Some silences defy breaking. The hush around contributions of many Black women, especially poor ones, to Philadelphia’s past and present sink into such quiet. They sewed clothes, washed dishes, tended privies and kept the city running, but they rate not a word in most histories. Yet, how would President George Washington’s dinners for diplomats in his “big house on Market Street” have gone without enslaved Blacks to cook and serve them? How would Philadelphians have looked and smelled without Black wash mammies? This yearlong series on Black women, especially from the working class, will wrestle with the quiet that erases most of them from history and damns them to scant respect.
The series will quote from historical documents, if available. For example, some records of the Philadelphia Female Anti-Slavery Society refer to its Black members. On the other hand, some women of African heritage never learned to read or write because they had no chance to attend school or, in the case of slavery, the law forbade it. Harriet Tubman never became literate because of Maryland laws. She sometimes did cleaning in Philadelphia to earn money to finance her trips to free slaves, but we’ll never know in her own words how she felt about the city since she left no written record beyond a few dictated letters.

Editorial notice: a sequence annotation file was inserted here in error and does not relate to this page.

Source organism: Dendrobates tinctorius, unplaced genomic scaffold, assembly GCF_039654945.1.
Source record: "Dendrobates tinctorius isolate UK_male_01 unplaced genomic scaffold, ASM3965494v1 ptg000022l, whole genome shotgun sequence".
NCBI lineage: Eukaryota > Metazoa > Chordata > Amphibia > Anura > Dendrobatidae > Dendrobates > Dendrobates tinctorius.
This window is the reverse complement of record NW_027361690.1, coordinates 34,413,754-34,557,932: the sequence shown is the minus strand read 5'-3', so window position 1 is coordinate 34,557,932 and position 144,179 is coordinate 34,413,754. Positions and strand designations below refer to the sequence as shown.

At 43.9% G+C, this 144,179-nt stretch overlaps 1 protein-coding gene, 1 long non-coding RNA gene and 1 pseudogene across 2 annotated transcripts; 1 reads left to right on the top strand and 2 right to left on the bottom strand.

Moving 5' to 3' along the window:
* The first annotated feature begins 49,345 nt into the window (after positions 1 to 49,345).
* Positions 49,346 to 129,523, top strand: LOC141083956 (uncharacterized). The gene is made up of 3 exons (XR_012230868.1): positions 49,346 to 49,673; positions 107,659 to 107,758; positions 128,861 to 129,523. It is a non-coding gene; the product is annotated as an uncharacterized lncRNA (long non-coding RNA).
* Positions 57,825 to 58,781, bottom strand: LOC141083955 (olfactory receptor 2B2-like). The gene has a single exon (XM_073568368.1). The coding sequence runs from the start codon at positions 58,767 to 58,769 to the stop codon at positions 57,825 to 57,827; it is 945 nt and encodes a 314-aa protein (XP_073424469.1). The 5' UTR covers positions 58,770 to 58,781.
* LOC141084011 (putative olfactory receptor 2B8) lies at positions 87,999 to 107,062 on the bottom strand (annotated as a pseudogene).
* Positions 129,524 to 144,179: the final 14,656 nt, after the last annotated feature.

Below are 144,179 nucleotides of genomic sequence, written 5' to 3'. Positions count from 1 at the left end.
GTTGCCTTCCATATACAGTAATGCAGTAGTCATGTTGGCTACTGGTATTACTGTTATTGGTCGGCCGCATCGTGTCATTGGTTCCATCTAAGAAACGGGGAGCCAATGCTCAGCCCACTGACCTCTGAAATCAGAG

Although Philly-centered, the series will occasionally refer to related sources in other places. For instance, Reminiscences of My Life, A Black Woman’s Civil War Memoir by South Carolina fugitive slave Susie King Taylor deserves mention, but the story will focus on Emilie Davis’s Civil War, the Diaries of a Free Black Woman in Philadelphia, 1863-1865.
Besides documents, the series will focus on museums, re-enactors, exhibitions, personalities, events, and experts. For example, Kali Gross, Ph.D., studied African-American women lawbreakers in the late 1800s, one of whom just about got away with murder. Read More